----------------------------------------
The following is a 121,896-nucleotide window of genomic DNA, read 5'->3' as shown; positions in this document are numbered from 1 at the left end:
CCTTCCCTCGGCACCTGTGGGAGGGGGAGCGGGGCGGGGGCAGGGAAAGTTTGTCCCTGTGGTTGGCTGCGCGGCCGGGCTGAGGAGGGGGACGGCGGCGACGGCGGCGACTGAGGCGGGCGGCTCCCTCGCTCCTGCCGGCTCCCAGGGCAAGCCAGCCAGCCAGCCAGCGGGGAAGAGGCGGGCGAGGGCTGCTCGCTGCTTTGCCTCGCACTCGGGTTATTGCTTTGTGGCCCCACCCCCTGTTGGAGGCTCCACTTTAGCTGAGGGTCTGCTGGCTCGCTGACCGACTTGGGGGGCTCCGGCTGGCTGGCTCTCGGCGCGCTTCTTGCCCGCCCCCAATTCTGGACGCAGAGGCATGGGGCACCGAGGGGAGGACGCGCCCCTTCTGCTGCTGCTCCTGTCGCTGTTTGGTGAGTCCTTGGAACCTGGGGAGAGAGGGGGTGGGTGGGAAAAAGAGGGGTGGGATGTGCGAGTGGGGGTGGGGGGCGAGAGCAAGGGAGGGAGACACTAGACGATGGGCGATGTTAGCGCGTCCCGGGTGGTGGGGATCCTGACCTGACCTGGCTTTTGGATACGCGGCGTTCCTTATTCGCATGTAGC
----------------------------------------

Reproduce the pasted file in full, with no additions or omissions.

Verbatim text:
The following is a 121,896-nucleotide window of genomic DNA, read 5'->3' as shown; positions in this document are numbered from 1 at the left end:
CCTTCCCTCGGCACCTGTGGGAGGGGGAGCGGGGCGGGGGCAGGGAAAGTTTGTCCCTGTGGTTGGCTGCGCGGCCGGGCTGAGGAGGGGGACGGCGGCGACGGCGGCGACTGAGGCGGGCGGCTCCCTCGCTCCTGCCGGCTCCCAGGGCAAGCCAGCCAGCCAGCCAGCGGGGAAGAGGCGGGCGAGGGCTGCTCGCTGCTTTGCCTCGCACTCGGGTTATTGCTTTGTGGCCCCACCCCCTGTTGGAGGCTCCACTTTAGCTGAGGGTCTGCTGGCTCGCTGACCGACTTGGGGGGCTCCGGCTGGCTGGCTCTCGGCGCGCTTCTTGCCCGCCCCCAATTCTGGACGCAGAGGCATGGGGCACCGAGGGGAGGACGCGCCCCTTCTGCTGCTGCTCCTGTCGCTGTTTGGTGAGTCCTTGGAACCTGGGGAGAGAGGGGGTGGGTGGGAAAAAGAGGGGTGGGATGTGCGAGTGGGGGTGGGGGGCGAGAGCAAGGGAGGGAGACACTAGACGATGGGCGATGTTAGCGCGTCCCGGGTGGTGGGGATCCTGACCTGACCTGGCTTTTGGATACGCGGCGTTCCTTATTCGCATGTAGC